Metro21 Lunch and Learn - Methodical Framework and Feasibility Study to Assess Social Equity Impacts of the Built Environment
On Wednesday, February 3, 2021 Metro21 hosted Daniel Armanios to discuss, "Methodical Framework and Feasibility Study to Assess Social Equity Impacts of the Built Environment."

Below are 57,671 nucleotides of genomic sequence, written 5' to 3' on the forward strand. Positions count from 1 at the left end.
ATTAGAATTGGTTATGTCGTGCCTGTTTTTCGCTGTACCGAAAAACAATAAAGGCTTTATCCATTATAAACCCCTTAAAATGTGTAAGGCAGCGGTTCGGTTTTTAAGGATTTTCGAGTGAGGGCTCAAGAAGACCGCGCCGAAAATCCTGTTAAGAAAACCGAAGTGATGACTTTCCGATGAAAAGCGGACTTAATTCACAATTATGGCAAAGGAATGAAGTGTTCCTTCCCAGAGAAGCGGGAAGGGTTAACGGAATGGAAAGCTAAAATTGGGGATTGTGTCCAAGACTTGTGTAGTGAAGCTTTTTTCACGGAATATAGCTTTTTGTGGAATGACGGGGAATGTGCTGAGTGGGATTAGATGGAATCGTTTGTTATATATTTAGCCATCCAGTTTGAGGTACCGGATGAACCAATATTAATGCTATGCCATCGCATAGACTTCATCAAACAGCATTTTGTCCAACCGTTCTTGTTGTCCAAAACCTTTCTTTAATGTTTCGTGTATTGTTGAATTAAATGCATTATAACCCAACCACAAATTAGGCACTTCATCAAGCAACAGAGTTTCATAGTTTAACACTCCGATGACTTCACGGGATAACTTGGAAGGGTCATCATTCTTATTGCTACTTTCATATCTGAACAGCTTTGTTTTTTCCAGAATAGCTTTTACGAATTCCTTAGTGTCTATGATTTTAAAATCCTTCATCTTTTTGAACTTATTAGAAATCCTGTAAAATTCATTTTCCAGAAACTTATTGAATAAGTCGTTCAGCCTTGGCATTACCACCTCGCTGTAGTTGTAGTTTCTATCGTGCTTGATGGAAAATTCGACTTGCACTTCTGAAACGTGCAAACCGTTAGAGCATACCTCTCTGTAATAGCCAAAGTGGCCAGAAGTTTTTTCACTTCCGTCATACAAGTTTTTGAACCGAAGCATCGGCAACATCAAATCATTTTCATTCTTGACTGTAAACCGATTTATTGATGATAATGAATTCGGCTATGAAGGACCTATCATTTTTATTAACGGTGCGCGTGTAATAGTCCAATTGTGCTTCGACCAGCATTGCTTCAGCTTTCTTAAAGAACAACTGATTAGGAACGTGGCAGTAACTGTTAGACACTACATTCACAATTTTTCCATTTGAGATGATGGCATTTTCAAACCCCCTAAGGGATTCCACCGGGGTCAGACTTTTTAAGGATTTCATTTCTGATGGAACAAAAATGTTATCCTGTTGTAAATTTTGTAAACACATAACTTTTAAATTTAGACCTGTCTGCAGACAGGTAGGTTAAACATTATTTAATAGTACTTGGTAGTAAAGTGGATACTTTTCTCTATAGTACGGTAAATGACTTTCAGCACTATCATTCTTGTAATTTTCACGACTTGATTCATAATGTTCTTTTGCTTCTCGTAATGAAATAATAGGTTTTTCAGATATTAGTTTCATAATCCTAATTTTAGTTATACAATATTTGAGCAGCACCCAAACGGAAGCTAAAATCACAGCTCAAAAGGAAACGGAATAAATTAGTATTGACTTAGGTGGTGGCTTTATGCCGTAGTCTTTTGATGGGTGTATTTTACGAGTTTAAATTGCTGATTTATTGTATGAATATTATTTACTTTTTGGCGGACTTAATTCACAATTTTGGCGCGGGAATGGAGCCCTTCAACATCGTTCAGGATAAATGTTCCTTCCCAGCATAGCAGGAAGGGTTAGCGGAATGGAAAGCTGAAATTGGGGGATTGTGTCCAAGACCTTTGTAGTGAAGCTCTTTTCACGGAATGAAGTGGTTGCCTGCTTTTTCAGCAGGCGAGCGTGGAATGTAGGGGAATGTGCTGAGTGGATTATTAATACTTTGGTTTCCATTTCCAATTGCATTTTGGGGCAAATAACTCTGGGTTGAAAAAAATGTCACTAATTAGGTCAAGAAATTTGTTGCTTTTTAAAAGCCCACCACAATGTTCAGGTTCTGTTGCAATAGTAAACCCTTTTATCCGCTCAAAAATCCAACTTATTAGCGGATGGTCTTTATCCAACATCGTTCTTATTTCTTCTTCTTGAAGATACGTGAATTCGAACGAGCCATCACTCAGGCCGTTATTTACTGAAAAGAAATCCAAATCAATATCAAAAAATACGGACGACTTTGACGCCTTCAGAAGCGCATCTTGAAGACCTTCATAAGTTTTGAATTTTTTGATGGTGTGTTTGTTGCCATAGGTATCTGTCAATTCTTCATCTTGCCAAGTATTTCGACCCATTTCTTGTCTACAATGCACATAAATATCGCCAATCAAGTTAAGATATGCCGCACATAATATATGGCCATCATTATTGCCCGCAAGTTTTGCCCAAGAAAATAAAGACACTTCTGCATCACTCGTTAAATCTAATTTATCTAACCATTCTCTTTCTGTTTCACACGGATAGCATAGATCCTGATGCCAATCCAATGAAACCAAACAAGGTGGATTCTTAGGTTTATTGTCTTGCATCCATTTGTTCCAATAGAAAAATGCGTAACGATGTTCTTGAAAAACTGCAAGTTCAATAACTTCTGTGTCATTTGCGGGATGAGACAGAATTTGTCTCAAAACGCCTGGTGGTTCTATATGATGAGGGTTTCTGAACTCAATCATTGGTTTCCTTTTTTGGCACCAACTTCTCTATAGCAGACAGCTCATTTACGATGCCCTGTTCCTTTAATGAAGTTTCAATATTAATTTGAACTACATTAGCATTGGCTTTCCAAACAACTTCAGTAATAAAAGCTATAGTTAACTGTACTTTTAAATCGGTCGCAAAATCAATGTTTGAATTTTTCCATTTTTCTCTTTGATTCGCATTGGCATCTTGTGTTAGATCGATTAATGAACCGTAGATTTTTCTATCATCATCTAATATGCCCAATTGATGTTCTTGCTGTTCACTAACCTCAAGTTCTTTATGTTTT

Civil engineers recognize the need to better address the potential consequences of infrastructure systems on social equity. However, the challenge has been translating social equity concerns into metrics that are usable in engineering analyses. In this case study, the authors aim to identify such metrics that can be subsequently used by engineers who seek to make equity-informed infrastructure construction, replacement, and rehabilitation decisions. Combining geospatial and statistical techniques on publicly available data sources, this research proposes a quantitative framework for how to incorporate social equity metrics into infrastructure analyses. The feasibility of this framework is analyzed in the case of Pennsylvania’s bridge system. This feasibility study finds that selection effects (i.e., factors that drive bridge siting) are stronger than treatment effects (i.e., changes that occur after bridge construction) of bridges on social equity. Consistent variables are also identified as correlated with such effects (e.g., demographic and, to a lesser degree, family variables). Overall, this research proposes measures and an approach that helps local government transportation agencies better incorporate social equity into infrastructure construction, replacement and rehabilitation.